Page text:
Eyak language and culture are growing globally

What is a language? Is it alive? Can it die?

These are the questions that 29-year-old French linguist Guillaume Leduey asked himself as he became more familiar with endangered languages, such as Eyak.

“I don’t think it can die,” he said. “A dead language doesn’t mean anything to me. As long as there is some material or as long as it lives in people’s minds, even though they don’t speak it, they’ve heard it, that’s what matters.”

The fifth annual Eyak Culture Camp in late July focused on educating people on the Eyak culture, traditions, stories and language.

Initial funding for the camp came from an Administration for Native American grant as part of a three-year revitalization of the Eyak language, said Eyak Cultural Foundation President Jenna May.

The foundation hosts monthly Eyak Yaks, a program designed to practice language through Skype, plus summer and winter workshops in Anchorage and Cordova, and the Eyak Culture Camp.

This year’s camp featured workshops for the children, where they created a contemporary cooking show in Eyak, featuring a Hooligan recipe from May’s grandmother, Sophie Borodkin.

“I think it’s really important for Eyaks to return to their traditional homeland,” May said. “Somehow, it brings back memories, especially for elders. It allows the young people to understand the environment and why there were certain foods used.”

The camp, held at Orca Adventure Lodge from July 27-29, also featured language lessons from Leduey and a medicinal plant workshop by Pam and Jen Smith.

From Wisconsin to Alaska

Archeologist Robert Bearheart, 23, a recent graduate of Salish Kootenai College with a bachelor’s degree in tribal historic preservation, is a member of the Ojibwe Nation. At the age of 12, he began working with the Kenaitze Indian Tribe in the Kenai Peninsula, on culture camps, integration and archaeology.

Two years ago, Bearheart helped excavate a village site in Cooper Landing proposed for destruction by a campground expansion, working with David Guilfoyle, an Australian-U.S. archeologist and managing director of Applied Archeology International.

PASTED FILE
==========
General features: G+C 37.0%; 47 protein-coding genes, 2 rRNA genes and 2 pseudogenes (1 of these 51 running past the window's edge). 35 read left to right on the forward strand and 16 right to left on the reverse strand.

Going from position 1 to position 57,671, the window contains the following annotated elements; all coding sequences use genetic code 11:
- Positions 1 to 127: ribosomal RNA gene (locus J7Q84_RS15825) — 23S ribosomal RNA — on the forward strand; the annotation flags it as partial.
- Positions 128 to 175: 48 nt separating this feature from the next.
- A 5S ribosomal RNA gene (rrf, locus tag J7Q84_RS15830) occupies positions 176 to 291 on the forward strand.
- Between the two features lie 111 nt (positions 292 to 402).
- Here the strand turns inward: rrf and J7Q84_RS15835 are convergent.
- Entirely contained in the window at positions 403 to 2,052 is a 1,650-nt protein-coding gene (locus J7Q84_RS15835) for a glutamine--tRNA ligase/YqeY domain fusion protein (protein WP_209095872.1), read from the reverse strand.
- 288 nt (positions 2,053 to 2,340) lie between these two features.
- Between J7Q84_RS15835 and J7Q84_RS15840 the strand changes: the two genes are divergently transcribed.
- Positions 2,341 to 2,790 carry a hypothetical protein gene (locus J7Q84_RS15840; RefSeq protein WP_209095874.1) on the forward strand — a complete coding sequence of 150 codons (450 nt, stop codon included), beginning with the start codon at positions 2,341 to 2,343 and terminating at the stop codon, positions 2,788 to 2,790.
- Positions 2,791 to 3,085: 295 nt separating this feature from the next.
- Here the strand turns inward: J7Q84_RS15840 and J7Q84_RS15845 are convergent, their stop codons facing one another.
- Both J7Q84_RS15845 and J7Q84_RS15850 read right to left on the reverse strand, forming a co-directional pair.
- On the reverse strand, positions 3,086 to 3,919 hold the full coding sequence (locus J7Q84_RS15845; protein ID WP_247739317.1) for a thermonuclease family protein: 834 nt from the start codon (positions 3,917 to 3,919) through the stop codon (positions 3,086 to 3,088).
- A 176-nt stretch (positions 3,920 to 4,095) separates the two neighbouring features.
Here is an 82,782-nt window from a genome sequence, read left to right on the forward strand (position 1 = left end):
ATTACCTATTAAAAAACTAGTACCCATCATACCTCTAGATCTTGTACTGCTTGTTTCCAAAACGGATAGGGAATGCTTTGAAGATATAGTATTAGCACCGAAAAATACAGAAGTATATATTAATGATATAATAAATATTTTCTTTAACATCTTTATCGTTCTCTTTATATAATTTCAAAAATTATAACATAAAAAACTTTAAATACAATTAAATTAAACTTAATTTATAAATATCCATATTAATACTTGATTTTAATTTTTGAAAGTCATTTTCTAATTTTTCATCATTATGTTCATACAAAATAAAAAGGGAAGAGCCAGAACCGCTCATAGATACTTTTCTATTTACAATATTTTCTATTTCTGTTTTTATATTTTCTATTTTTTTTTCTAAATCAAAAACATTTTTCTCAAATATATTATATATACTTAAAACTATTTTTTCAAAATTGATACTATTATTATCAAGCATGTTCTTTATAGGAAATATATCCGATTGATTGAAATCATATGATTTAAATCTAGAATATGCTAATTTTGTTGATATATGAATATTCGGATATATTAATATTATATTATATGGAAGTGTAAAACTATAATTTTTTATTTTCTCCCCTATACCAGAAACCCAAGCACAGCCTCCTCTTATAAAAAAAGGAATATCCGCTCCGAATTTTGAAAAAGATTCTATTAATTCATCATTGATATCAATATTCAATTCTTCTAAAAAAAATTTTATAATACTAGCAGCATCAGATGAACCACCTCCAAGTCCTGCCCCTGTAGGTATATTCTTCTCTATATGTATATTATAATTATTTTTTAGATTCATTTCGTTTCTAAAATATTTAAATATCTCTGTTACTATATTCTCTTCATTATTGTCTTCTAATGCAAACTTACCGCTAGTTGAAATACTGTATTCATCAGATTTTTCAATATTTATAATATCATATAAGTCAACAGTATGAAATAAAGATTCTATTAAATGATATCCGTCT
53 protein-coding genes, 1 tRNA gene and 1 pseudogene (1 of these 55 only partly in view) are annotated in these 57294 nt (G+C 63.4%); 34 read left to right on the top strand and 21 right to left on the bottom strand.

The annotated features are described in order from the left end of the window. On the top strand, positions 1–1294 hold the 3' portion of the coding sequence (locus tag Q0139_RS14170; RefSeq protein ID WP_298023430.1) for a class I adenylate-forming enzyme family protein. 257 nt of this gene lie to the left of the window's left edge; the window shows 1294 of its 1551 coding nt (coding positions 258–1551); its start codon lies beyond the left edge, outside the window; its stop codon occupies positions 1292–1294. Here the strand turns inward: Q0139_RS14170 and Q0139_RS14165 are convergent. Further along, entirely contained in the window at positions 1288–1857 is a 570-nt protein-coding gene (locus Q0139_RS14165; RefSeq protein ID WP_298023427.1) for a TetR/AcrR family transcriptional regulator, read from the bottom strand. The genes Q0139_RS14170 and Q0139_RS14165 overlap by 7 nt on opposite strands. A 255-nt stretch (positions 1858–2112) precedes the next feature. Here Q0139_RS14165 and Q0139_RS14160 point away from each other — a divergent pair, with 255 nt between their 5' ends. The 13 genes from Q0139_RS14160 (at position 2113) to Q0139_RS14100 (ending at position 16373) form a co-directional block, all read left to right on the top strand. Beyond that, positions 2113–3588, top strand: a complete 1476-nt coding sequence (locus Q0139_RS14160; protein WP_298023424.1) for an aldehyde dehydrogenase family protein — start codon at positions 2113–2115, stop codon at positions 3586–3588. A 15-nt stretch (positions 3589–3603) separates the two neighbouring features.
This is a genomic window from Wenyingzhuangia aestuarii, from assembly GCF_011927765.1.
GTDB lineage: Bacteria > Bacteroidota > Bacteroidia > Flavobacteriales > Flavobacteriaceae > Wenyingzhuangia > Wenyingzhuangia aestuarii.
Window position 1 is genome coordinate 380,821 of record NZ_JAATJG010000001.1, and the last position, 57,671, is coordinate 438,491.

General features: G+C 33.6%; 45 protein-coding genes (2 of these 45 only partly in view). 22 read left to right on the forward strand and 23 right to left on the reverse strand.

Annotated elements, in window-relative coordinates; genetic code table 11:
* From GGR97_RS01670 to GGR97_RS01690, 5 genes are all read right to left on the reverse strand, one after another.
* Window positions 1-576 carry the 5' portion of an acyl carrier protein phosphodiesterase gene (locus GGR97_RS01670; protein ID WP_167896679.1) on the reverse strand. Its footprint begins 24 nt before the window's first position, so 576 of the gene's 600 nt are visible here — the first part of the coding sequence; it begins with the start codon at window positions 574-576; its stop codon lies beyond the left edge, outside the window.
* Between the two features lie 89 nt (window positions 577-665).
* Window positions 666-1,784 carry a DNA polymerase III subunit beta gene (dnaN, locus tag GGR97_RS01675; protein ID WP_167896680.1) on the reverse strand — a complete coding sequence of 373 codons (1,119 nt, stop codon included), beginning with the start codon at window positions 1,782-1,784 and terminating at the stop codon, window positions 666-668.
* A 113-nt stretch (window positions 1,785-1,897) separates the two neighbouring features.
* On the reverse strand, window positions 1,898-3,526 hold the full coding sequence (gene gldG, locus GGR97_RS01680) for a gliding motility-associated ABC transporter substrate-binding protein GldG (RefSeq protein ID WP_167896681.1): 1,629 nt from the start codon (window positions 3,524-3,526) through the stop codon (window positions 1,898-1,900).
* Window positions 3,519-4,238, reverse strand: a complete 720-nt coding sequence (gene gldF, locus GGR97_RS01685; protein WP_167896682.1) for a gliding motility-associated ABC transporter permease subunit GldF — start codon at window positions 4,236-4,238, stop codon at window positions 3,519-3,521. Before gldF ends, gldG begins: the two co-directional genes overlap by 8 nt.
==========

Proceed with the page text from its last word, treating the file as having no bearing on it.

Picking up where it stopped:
Applied Archeology International is comprised of a team of archaeologists, anthropologists, Geographic Information Systems specialists, illustrators, and facilitators who focus on solutions to culture heritage management.

During Eyak Culture Camp, Bearheart taught lessons on smudging.

“Smudging is a way to…cleanse your own personal area or yourself…anything you want, of negative energies or…evil spirits,” he said. For this he used cedar, sage, and a small amount of sweetgrass, from his medicine bag, and scooped it into a broken shell that served as a makeshift bowl.

“My people (Northern Wisconsin/Great Lakes Region Ojibwe’s) use cedar, mainly and sage,” he explained. “We use sweetgrass every now and then when we have it, but it’s not as common.”

He, along with Pam and Jen Smith, also taught the group the correct way to gather medicine; in the form of reciprocity, by leaving gifts when you gather, such as tobacco and having good thoughts during gathering.

These principles were carried through into the next activity, where participants gathered fireweed, wormwood, and yarrow, to create spirit bundles during the next day of camp.

What it means to be Eyak

May hopes that the Eyak Culture Camp will expand to five days next year, providing an opportunity for more time outdoors, including a smokehouse and fish camp.

“It just brings us together as a community…most importantly as role models for the kids,” May said. “It passes down a sense of pride, whereas our history has been a little dark and so with revitalization efforts, now the kids, they don’t know the fear, they don’t know the intimidation, and so they can stand up and say, ‘I’m Eyak.’, and be proud of it.”